Catholics have demonstrated remarkable unity in standing against this coercive mandate and standing up for religious freedom. Sister Carol Keehan of the Catholic Health Association, a staunch supporter of President Obama and the Affordable Care Act, rejected the administration’s compromise and said it had failed to resolve religious-liberty concerns. Former Democratic Rep. Bart Stupak — a key vote for passage of the Affordable Care Act — said the mandate “violates the law and violates the executive order” that he brokered to secure support for the Affordable Care Act from pro-life House Democrats. And a host of Catholic institutions large and small — from the Archdiocese of New York to Resurrection Catholic School in Pascagoula, Miss. — have filed coordinated lawsuits across the country challenging the mandate.

Catholics in-the-pews are standing with the Church as well. According to a recent poll by The Catholic Association, 72 percent of regular Mass-attending Catholics think that “religious charitable institutions should not be forced by the government to provide or pay for goods and services they morally object to.” And some 67 percent of regular Mass-attending Catholics think the administration has gone too far in its restrictions on religious freedom.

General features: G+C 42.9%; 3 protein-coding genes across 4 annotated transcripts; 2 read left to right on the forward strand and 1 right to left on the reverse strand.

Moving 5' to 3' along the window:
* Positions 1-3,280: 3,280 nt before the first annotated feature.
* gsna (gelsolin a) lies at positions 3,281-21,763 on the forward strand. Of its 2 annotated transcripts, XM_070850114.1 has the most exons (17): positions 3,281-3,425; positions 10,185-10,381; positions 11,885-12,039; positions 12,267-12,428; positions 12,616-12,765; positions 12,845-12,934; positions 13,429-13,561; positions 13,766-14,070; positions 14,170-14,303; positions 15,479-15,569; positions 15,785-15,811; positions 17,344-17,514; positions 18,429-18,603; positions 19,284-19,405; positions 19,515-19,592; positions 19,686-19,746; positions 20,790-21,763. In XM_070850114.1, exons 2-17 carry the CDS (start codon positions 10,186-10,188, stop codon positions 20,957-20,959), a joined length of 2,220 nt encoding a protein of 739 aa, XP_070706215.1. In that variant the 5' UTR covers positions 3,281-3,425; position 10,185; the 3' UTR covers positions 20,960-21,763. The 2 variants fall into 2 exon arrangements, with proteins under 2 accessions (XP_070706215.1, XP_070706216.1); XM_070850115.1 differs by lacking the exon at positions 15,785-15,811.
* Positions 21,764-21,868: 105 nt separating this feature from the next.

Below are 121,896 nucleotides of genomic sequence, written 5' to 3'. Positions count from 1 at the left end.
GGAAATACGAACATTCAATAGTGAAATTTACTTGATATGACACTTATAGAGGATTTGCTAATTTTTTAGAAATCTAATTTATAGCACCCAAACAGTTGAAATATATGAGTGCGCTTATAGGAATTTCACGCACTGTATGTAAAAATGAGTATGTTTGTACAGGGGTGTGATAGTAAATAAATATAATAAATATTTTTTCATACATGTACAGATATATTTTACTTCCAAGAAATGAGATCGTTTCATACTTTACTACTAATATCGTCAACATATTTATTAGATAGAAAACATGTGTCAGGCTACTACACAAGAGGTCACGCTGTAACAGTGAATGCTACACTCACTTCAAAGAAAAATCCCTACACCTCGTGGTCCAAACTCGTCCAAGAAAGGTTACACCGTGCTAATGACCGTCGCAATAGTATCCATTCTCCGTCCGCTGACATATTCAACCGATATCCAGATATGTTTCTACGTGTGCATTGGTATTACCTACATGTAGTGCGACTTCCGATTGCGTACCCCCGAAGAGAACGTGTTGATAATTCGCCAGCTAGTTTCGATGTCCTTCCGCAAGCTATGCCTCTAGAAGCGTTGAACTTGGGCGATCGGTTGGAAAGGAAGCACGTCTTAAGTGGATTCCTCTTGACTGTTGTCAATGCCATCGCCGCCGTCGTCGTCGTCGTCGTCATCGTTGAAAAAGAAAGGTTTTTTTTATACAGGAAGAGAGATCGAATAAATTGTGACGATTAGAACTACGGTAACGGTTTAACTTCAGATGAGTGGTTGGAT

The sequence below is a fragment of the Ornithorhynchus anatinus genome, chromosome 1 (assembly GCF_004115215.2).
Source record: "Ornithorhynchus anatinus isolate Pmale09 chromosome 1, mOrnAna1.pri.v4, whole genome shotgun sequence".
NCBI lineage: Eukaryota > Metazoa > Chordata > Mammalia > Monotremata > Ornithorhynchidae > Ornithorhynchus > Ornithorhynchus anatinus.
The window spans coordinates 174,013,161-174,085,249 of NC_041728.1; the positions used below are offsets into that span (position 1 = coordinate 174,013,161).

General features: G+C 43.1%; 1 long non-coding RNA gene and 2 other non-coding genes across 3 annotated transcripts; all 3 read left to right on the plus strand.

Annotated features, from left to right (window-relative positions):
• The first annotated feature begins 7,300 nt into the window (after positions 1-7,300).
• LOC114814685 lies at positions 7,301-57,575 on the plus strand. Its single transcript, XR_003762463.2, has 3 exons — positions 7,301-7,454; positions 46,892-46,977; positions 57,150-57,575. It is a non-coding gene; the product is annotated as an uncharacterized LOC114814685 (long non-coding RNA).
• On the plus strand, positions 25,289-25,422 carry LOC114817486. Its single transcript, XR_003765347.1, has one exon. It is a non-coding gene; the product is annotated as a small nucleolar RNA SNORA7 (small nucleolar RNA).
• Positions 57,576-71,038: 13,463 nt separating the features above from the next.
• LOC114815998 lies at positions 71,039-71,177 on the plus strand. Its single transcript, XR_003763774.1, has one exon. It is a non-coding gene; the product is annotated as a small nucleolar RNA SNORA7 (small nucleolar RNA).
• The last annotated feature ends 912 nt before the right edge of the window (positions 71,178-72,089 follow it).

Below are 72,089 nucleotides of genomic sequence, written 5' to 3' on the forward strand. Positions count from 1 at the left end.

Those of us who recognize the HHS mandate as an attack on religious liberty need to make our voices heard. We need to write to our political leaders and to the media; we need to participate in rallies for religious freedom; we need to educate our friends and neighbors; and we need to make religious freedom our priority in the voting booth. We have a responsibility to stand up for the ground-level charities, schools, and hospitals that will be most affected by the fines the mandate imposes.

These groups that educate our children and serve the poor and care for the sick are simply asking for the freedom to serve others consistent with their Catholic faith. That’s a freedom we can no longer take for granted, and we must stand together in its defense if we hope to see it thrive once more.

Kim Daniels is Director of Catholic Voices USA and an attorney whose practice has focused on rights of conscience in health care.

(The views expressed in this column are those of the author and do not necessarily reflect the positions of Catholic Pulse or the Knights of Columbus.)